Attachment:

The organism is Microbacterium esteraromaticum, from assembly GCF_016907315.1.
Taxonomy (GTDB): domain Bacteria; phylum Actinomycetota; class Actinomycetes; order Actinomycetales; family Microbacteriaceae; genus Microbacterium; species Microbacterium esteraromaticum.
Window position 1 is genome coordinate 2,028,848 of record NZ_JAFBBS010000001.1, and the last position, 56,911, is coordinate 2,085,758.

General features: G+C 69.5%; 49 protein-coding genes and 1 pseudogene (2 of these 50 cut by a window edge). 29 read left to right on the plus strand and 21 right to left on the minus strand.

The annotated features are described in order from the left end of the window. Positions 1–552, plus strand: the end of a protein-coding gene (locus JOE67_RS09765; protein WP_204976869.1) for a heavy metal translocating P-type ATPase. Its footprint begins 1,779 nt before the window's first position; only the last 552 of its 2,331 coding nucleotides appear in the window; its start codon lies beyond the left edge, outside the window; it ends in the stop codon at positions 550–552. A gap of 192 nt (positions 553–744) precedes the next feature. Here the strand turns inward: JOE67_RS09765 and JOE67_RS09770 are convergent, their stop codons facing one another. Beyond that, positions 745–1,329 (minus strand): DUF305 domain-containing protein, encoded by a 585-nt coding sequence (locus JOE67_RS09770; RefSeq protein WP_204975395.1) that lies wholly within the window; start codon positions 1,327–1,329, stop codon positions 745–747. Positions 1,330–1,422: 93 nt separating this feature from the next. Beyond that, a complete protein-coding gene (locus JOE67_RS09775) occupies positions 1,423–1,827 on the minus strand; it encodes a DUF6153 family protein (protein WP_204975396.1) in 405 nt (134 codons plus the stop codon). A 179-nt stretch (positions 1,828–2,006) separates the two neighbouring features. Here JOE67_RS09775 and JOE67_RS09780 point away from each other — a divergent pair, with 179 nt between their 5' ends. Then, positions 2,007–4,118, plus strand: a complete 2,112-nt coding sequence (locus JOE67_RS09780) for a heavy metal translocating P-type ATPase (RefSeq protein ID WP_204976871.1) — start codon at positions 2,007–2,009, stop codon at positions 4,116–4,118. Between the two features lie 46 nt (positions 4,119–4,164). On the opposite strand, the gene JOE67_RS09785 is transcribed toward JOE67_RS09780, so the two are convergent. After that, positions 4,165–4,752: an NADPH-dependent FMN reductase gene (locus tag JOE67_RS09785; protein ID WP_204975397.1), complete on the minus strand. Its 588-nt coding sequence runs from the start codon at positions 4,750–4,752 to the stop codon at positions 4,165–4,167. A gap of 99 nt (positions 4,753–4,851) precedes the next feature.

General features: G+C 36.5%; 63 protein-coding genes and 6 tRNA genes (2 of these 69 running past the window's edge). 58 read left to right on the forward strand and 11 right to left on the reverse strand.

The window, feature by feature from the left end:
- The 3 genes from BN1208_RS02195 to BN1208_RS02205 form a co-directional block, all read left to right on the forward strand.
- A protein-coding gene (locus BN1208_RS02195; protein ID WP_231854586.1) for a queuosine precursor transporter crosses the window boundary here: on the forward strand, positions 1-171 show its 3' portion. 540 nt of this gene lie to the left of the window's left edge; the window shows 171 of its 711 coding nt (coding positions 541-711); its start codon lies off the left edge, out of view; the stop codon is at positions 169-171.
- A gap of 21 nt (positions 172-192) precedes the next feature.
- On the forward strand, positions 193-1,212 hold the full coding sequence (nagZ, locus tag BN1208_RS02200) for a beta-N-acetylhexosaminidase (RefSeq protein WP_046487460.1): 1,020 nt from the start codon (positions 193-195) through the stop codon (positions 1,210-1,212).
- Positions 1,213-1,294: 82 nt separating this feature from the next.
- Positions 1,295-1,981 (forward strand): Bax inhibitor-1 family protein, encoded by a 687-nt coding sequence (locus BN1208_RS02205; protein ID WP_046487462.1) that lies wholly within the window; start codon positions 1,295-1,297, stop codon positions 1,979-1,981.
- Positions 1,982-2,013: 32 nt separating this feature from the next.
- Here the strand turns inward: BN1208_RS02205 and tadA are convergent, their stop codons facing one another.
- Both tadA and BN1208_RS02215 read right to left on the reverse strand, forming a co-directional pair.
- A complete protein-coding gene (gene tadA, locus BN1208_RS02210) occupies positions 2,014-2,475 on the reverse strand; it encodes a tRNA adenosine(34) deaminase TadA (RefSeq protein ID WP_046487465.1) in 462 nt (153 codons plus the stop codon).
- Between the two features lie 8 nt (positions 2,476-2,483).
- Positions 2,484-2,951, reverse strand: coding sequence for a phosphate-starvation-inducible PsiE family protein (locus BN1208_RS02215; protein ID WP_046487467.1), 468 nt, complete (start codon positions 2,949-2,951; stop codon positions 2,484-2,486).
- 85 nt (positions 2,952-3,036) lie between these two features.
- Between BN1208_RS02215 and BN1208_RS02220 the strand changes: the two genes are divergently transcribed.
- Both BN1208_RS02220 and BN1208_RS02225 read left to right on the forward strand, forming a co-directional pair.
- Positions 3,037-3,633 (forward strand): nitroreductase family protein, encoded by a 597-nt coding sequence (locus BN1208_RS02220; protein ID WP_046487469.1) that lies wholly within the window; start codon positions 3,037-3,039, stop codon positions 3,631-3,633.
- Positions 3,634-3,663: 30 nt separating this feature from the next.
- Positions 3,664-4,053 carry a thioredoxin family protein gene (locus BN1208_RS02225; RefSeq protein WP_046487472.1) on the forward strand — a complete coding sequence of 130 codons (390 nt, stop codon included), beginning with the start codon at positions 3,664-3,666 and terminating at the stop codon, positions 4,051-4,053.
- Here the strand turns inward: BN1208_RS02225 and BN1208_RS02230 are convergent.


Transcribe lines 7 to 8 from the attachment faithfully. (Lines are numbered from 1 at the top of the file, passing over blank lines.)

The window, feature by feature from the left end:
- The 3 genes from BN1208_RS02195 to BN1208_RS02205 form a co-directional block, all read left to right on the forward strand.